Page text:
Clustering list of list with Strings

So I have a my data set currently looks like the following:

```['microsoft','bizspark'],
['microsoft'],
['microsoft', 'skype'],
['amazon', 's3'],
['amazon', 'zappos'],
['amazon'],
```

.... etc.

Now what I would love to do is cluster these in regards to one another, using the Levenstein distance to calculate word scores.

Now I would iterate through all of the lists and compare the distance to the following lists.

```microsoft -> ['microsoft','bizspark'], ['microsoft'], ['microsoft', 'skype'],
amazon -> ['amazon', 's3'], ['amazon', 'zappos'], ['amazon'], ....
```

The question is how to do this? Should I calculate each levenstein distance on a word by word basis i.e. for ['amazon', 'zappos'] and ['microsoft','bizspark'], I would firstly get pairs: (amazon, microsoft), (amazon, bizspark), (zappos, microsoft, (zappos, bizspark) and calculate the distance of each pair.

Or should I really just create strings from these and then calculate the distance?

What I should then end up with is an NXN matrix with the distance:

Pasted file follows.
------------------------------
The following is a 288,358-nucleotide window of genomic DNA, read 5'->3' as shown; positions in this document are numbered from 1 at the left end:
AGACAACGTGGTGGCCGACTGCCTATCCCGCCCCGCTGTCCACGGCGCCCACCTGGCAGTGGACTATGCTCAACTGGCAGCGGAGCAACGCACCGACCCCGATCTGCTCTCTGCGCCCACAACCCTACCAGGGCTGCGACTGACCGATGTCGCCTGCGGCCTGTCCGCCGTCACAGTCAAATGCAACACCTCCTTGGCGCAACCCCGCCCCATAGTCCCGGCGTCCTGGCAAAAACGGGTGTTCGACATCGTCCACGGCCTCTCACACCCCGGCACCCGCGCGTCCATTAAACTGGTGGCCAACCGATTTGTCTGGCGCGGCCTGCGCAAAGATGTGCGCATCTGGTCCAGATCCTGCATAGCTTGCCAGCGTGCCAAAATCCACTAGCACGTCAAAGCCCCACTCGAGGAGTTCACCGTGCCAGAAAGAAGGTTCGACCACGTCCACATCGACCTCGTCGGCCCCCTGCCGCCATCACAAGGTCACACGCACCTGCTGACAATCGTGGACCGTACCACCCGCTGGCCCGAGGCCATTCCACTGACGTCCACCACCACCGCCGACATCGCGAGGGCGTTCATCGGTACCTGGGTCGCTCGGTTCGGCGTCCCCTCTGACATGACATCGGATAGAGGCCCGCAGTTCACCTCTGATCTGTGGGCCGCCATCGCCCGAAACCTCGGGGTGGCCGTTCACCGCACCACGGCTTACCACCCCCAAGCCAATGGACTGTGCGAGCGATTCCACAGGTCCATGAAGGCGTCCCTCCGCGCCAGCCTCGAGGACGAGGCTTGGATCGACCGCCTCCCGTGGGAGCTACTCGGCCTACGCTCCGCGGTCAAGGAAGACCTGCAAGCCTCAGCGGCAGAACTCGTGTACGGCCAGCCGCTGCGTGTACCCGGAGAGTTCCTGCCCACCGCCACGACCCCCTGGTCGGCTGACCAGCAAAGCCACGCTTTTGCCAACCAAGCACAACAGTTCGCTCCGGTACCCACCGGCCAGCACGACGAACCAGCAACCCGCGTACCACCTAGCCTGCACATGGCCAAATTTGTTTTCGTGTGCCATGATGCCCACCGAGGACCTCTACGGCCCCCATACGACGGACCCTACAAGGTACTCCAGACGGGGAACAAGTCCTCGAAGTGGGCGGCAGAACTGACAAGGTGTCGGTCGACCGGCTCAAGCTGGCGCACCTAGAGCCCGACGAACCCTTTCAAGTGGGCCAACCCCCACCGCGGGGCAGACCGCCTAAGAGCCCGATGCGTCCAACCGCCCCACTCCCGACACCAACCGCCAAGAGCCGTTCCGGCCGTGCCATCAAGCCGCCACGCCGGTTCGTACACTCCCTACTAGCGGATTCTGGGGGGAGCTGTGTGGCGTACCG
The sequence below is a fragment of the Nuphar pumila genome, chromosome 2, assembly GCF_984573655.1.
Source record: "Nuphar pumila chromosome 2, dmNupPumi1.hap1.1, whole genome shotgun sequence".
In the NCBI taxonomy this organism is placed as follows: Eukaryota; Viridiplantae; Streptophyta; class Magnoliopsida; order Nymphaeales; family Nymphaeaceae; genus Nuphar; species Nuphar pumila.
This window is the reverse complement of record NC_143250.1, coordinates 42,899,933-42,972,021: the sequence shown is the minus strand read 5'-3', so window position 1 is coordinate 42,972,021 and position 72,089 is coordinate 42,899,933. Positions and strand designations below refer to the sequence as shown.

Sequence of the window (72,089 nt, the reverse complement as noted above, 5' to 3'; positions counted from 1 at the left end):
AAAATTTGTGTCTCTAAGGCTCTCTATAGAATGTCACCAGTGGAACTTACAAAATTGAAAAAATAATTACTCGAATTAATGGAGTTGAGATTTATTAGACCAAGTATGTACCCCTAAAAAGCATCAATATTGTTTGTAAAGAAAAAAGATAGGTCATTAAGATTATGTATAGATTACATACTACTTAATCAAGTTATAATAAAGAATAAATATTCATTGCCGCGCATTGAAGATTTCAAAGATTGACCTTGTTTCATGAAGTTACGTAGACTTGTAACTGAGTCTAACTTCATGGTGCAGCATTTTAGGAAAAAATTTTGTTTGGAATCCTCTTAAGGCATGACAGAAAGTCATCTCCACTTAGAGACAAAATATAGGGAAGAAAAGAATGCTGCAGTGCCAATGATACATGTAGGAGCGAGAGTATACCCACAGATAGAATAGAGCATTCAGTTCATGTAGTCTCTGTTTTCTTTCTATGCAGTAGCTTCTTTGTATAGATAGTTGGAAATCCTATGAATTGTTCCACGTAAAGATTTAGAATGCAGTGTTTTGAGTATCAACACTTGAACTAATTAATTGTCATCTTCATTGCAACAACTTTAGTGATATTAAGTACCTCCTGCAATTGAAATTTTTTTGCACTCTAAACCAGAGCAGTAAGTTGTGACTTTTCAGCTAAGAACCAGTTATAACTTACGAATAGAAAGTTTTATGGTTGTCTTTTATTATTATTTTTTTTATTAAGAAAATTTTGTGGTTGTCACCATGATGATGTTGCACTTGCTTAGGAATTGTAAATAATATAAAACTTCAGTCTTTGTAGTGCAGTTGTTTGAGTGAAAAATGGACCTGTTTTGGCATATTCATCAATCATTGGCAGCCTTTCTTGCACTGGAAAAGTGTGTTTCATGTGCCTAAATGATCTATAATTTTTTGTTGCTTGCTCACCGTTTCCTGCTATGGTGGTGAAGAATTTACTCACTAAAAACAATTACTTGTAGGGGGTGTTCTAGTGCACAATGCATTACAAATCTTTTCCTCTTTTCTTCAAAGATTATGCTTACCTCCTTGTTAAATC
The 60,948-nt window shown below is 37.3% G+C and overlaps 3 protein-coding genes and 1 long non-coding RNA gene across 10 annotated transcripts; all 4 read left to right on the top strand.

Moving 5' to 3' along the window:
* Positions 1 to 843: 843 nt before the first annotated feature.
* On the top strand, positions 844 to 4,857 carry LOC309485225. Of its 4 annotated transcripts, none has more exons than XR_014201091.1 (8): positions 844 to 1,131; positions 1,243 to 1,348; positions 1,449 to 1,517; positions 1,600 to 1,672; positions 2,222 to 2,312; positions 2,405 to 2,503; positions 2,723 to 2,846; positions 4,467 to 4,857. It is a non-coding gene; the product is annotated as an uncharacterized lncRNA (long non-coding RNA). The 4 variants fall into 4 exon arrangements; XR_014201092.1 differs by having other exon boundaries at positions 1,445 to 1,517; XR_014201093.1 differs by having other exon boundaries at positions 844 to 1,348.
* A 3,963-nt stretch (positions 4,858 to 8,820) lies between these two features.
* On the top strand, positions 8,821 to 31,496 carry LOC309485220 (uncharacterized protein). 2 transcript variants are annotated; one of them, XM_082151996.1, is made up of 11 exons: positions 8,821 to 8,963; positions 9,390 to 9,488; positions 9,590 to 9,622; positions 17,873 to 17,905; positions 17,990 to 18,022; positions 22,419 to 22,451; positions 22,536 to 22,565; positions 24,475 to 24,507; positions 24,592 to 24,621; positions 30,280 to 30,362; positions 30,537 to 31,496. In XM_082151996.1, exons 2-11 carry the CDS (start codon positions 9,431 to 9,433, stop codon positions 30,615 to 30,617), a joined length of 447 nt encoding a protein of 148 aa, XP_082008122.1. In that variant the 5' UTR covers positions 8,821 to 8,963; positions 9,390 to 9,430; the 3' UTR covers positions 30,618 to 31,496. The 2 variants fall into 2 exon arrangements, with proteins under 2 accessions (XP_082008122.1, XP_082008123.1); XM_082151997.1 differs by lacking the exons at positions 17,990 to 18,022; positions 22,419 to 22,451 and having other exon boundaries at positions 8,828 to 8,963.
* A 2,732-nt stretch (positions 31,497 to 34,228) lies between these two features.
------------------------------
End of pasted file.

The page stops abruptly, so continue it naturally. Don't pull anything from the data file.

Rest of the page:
```                            ['microsoft','bizspark'] | ['amazon', 'zappos'] ....
['microsoft','bizspark']           1             |          ?
_-------------------------------------------------------------------------
['amazon', 'zappos']               ?             |          1
...
....
```

Then how do I apply clustering to this to determine a cut-off threshold?

One such suggestion using single words is discussed here

But I'm not sure how to go about it with regards to word lists!?

Please note, in regards to implementation I am using Python libaries, such as Numpy, Scipy, Pandas and as needed.

What you match against probably depends primarily on what your goals are. If you want to match either word, you probably should match against both words separately. If you want to match against phrases, then ' '.join()'ing them is probably a good idea.

BTW, I recently did some fuzzy matching using difflib.get_close_matches(). It's in the Python Standard Library. I don't have anything against whatever Levenstein distance library you may use; I just wanted to point out this option as one that worked for me.

Maybe "frequent itemset mining" is more what you looking for than clustering.

It will find frequent word combinations, such that each document may be part of multiple patterns.